No way to sugarcoat it: Spooky spirits not the only Halloween scare this year

COVID-19 pandemic guidelines might leave some Halloween celebrants howling. –Photo by Billy Hardiman

By Alexia Stanbridge

The COVID-19 pandemic has added an entirely new and, dare we say, scary dimension to Halloween festivities in Tempe.

With fears of the Coronavirus spreading, it’s a scaled-back version of ghosts, goblins and goodies this year.

The Centers for Disease Control and Prevention released guidelines on how to celebrate Halloween safely and Tempe Vice Mayor Randy Keating encourages members of the community to follow them while creating fun, low-risk activities to keep the spooky spirit alive.

“We encourage Tempeans to act responsibly, follow CDC guidelines, look at what is being recommended, and make a decision that’s best for them or their family,” Keating said.

From pumpkin snowmen and perky scarecrows to spooky graveyards and ghoulish ghosts, residents of Tempe and West Chandler scared up Halloween decorations to deck the halls with wows of jolly and a little creepy-crawly. — Photos by Billy Hardiman

According to the CDC website, many traditional Halloween activities can be high risk for spreading the virus, and people are urged to look into alternative ways to participate in Halloween. Outdoor activities tend to be lower-risk activities, according to the website.

CDC recommendations categorize Halloween activities by risk level. Traditional trick-or-treating is considered a higher risk and should be avoided, the CDC declares. Tempe police will not be patrolling the streets enforcing modest trick or treating behavior, but the city will be enforcing the CDC 50 percent occupancy guideline for bars and restaurants, Keating said.

Because of the pandemic, Tempe will not be hosting its annual Halloween family carnival. The city is encouraging people to stay home by offering future credit to Tempe parks and recreation activities for anyone who rents a movie at home and turns in the receipt to the city, Keating said.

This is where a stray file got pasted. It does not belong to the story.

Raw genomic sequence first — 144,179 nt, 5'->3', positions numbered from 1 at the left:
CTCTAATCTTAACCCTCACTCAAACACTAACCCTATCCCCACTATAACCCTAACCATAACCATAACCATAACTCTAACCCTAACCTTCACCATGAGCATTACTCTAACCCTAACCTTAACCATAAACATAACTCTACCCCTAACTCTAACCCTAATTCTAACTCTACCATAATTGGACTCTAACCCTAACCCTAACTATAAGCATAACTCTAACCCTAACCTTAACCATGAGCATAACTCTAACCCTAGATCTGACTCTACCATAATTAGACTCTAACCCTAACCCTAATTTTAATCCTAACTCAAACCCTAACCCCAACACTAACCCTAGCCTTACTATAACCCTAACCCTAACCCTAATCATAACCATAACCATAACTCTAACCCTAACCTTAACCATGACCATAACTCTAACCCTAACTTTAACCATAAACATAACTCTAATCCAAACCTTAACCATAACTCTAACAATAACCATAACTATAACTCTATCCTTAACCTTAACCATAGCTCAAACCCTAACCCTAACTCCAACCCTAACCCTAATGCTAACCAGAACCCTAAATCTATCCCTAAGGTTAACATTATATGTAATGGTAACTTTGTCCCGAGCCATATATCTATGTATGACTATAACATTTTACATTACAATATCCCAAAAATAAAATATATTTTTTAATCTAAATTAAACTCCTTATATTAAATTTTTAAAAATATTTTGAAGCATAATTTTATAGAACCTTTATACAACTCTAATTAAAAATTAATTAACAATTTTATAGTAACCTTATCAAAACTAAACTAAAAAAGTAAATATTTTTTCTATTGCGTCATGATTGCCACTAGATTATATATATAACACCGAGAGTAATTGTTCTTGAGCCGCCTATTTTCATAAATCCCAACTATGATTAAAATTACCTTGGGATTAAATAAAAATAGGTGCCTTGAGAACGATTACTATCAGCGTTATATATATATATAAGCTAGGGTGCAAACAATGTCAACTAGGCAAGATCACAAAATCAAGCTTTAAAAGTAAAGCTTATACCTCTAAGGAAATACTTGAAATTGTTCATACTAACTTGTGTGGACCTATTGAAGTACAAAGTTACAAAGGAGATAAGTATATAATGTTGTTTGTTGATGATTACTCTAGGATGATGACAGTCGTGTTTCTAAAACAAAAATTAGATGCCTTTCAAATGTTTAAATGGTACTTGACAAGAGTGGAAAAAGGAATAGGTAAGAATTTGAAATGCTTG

“I get it,” he said. “Halloween is my favorite holiday, and I’m bummed. I’m just as bummed as anyone else that this is happening.”

So what’s the best strategy as Halloween approaches?

“While they are not illegal, if it were me, I would refrain from doing any high-risk activity, whether it’s a haunted house, trick-or-treating, or an indoor Halloween party,” Keating said.

Expect a “more subdued Halloween,” he added.

“There will be some Halloween parties, clearly not as many as you would see in a normal year,” Keating said.

The pandemic will only ease if expert advice and CDC recommendations are followed, according to Keating.

Gwen Gustafson, an owner of Arizona Fun Services in Tempe, which sells party supplies, costumes and accessories, has seen about a 54 percent decrease in sales due to COVID-19.

“The customers we have had do want to celebrate and do it safely,” Gustafson said. “I believe it can be done. All of us have lost so much this year and this is one holiday I believe can be done safely with masks and social distancing.”

At the Broadway Road Spirit Halloween store in Tempe, Marlaina Rodriguez said there also has been a decrease in business this season.

“The CDC says we shouldn’t have Halloween. The CDC says we shouldn’t be giving out candy, but we’re still here, pushing along, hoping that everyone is going to be out trick-or-treating and that kids are still going to be able to have the fun that we had when we were little kids,” Rodriguez said.

There are many alternative activities to celebrate Halloween, like decorating your house, doing a virtual costume contest, and watching a scary movie at home, Keating added.

Celebrate by setting up a table with candy on it in your driveway and monitoring it from 6 feet away or actually handing out candy door to door,” Gustafson said.

Rodriguez added, “Regardless of what the CDC says, I think that we should still have Halloween, and not just because I work here, but because I remember having a good time when I was a kid.”

Alexia Stanbridge is a journalism student at Mesa Community College.


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